"A Trilogy of Recovery"
Beverly Hills – Oct. 09, 2012
Hollywood, Health & Society Director Sandra de Castro Buffington delivered the introductory remarks at a Sept. 28 premiere of three short films on drug and alcohol addiction and recovery, saying that they marked a departure from the dusty portrayals once so prevalent in the recovery community.
“The films shown at most of the 14,000 treatment centers in America tended to be dry, clinical documentaries or dated Hollywood films on drugs and alcohol,” Buffington told the celebrity audience who turned out for “A Trilogy of Recovery” at the Writers Guild Theater in Beverly Hills.
“But those who have found recovery know that recovery is not clinical—or a glum tragedy,” she said. “It’s an adventure. A story. Yes, there are challenges. But there is also joy and laughter.”
Buffington singled out Jonathan Heap and Lowell Cauffiel, the two filmmakers and writers who founded Primary Purpose Productions, a nonprofit company that produced the films—”Men in a Box,” “Bed Ridden” and “Plan B”—and organized the evening’s red-carpet event.
“Lowell and Jonathan found that there was a great need for compelling and entertaining film in the recovery community,” Buffington said, adding that what Primary Purpose seeks to do “is very much in sync with what we do with television programs at Hollywood, Health and Society and the Norman Lear Center. We recognize the profound impact of entertainment media on knowledge and behavior so we work with scriptwriters and producers to create storylines that improve health and well being of viewers.”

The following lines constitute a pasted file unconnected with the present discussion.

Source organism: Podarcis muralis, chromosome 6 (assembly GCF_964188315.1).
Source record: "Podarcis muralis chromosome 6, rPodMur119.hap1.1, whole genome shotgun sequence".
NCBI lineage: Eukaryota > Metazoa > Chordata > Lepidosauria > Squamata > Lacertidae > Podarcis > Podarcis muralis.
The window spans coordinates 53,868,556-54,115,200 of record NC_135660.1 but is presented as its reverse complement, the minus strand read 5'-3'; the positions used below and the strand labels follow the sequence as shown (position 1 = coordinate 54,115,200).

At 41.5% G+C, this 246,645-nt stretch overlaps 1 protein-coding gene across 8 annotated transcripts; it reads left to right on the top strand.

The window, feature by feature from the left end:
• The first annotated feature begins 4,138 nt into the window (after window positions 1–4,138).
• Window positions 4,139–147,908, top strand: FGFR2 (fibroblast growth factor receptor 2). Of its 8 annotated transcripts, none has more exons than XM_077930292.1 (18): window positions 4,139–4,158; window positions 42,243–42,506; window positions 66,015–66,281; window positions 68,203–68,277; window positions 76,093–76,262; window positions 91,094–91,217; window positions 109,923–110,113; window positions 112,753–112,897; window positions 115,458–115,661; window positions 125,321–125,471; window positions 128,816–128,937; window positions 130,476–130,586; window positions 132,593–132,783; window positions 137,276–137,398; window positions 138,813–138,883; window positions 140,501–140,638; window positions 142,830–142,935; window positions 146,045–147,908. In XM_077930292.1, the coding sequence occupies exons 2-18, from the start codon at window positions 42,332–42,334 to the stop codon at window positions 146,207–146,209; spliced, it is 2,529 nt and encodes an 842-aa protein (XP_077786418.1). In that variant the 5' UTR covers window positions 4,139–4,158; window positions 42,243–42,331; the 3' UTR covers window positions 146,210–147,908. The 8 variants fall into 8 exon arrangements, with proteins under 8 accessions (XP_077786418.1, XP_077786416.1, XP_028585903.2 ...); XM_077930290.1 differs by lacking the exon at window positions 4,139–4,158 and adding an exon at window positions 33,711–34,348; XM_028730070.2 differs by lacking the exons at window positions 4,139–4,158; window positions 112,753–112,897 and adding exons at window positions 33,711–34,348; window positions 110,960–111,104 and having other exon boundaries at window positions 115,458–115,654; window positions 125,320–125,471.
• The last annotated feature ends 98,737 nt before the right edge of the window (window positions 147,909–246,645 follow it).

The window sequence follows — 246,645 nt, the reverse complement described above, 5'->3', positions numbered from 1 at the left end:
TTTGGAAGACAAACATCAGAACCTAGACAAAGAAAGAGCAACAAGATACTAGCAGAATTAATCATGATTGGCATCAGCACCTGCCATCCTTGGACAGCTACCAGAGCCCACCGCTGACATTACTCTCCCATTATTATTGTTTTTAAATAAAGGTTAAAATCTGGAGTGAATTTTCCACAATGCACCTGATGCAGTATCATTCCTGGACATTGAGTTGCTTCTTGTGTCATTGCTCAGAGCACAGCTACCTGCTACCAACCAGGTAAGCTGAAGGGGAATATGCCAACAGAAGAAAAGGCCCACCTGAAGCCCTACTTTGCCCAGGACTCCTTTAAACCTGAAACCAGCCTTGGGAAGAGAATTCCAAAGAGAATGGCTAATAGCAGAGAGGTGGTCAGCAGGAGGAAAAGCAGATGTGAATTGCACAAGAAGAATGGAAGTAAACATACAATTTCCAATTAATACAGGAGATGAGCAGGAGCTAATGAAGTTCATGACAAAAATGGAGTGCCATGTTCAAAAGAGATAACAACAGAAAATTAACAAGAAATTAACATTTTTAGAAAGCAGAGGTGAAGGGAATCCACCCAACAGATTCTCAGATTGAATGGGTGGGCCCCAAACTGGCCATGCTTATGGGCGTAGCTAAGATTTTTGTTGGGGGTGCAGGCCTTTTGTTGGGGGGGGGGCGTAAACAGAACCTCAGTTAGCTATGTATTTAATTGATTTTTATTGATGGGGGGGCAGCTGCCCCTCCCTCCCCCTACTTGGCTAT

Cauffiel said the purpose of the evening was to also call attention to the power of Hollywood storytelling to help those in recovery.
“Hollywood gets the bad shake that we promote drugs and alcohol,” Cauffiel told The Hollywood Reporter. “[Making] entertaining films that address the problem . . . is a way of giving back.”
Buffington, who’s a member of the advisory board for Primary Purpose, said that the three films marked the first group of what will ultimately be 12 short films. “They not only are intended for people who are in recovery facilities, but made in such a way to cause reflection and the potential for change in general audiences where people may have an addiction problem,” she said. “In short, if you’ve got a problem, these three films will hit home.”
“A Trilogy of Recovery” was part of a fundraising event for the Midnight Mission, which has helped thousands through its work in drug and alcohol rehabilitation. Buffington later served as moderator for a Q&A with the filmmakers and some of the actors that followed the screenings.
Funding for the films came from the Dana & Albert Broccoli Charitable Foundation. Albert “Cubby” Broccoli was the longtime producer of the James Bond movie series, transforming them from their relatively low-budget origins into box-office events.